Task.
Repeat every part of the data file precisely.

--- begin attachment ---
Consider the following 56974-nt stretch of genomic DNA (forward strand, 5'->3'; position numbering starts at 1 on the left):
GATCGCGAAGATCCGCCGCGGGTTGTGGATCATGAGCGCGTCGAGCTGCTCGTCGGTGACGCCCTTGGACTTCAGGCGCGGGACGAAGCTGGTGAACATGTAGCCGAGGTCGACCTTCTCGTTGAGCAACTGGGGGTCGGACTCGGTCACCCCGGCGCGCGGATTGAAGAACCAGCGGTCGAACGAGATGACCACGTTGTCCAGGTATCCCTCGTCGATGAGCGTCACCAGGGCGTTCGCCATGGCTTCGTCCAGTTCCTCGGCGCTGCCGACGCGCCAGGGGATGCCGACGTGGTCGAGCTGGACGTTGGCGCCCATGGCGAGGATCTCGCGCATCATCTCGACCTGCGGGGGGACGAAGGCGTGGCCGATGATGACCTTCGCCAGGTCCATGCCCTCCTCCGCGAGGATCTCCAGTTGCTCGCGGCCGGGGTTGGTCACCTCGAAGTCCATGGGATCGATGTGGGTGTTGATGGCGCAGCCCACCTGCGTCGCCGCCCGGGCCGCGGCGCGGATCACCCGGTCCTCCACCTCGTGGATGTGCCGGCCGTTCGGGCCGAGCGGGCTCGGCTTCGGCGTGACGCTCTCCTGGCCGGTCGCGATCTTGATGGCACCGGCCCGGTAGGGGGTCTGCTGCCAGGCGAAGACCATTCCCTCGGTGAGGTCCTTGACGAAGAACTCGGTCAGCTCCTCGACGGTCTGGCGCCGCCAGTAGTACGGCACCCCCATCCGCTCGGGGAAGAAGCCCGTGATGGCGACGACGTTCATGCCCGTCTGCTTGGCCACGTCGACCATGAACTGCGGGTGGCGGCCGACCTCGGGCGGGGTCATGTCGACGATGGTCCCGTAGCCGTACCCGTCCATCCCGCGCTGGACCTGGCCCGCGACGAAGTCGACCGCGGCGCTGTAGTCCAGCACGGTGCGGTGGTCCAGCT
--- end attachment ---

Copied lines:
Consider the following 56974-nt stretch of genomic DNA (forward strand, 5'->3'; position numbering starts at 1 on the left):
GATCGCGAAGATCCGCCGCGGGTTGTGGATCATGAGCGCGTCGAGCTGCTCGTCGGTGACGCCCTTGGACTTCAGGCGCGGGACGAAGCTGGTGAACATGTAGCCGAGGTCGACCTTCTCGTTGAGCAACTGGGGGTCGGACTCGGTCACCCCGGCGCGCGGATTGAAGAACCAGCGGTCGAACGAGATGACCACGTTGTCCAGGTATCCCTCGTCGATGAGCGTCACCAGGGCGTTCGCCATGGCTTCGTCCAGTTCCTCGGCGCTGCCGACGCGCCAGGGGATGCCGACGTGGTCGAGCTGGACGTTGGCGCCCATGGCGAGGATCTCGCGCATCATCTCGACCTGCGGGGGGACGAAGGCGTGGCCGATGATGACCTTCGCCAGGTCCATGCCCTCCTCCGCGAGGATCTCCAGTTGCTCGCGGCCGGGGTTGGTCACCTCGAAGTCCATGGGATCGATGTGGGTGTTGATGGCGCAGCCCACCTGCGTCGCCGCCCGGGCCGCGGCGCGGATCACCCGGTCCTCCACCTCGTGGATGTGCCGGCCGTTCGGGCCGAGCGGGCTCGGCTTCGGCGTGACGCTCTCCTGGCCGGTCGCGATCTTGATGGCACCGGCCCGGTAGGGGGTCTGCTGCCAGGCGAAGACCATTCCCTCGGTGAGGTCCTTGACGAAGAACTCGGTCAGCTCCTCGACGGTCTGGCGCCGCCAGTAGTACGGCACCCCCATCCGCTCGGGGAAGAAGCCCGTGATGGCGACGACGTTCATGCCCGTCTGCTTGGCCACGTCGACCATGAACTGCGGGTGGCGGCCGACCTCGGGCGGGGTCATGTCGACGATGGTCCCGTAGCCGTACCCGTCCATCCCGCGCTGGACCTGGCCCGCGACGAAGTCGACCGCGGCGCTGTAGTCCAGCACGGTGCGGTGGTCCAGCT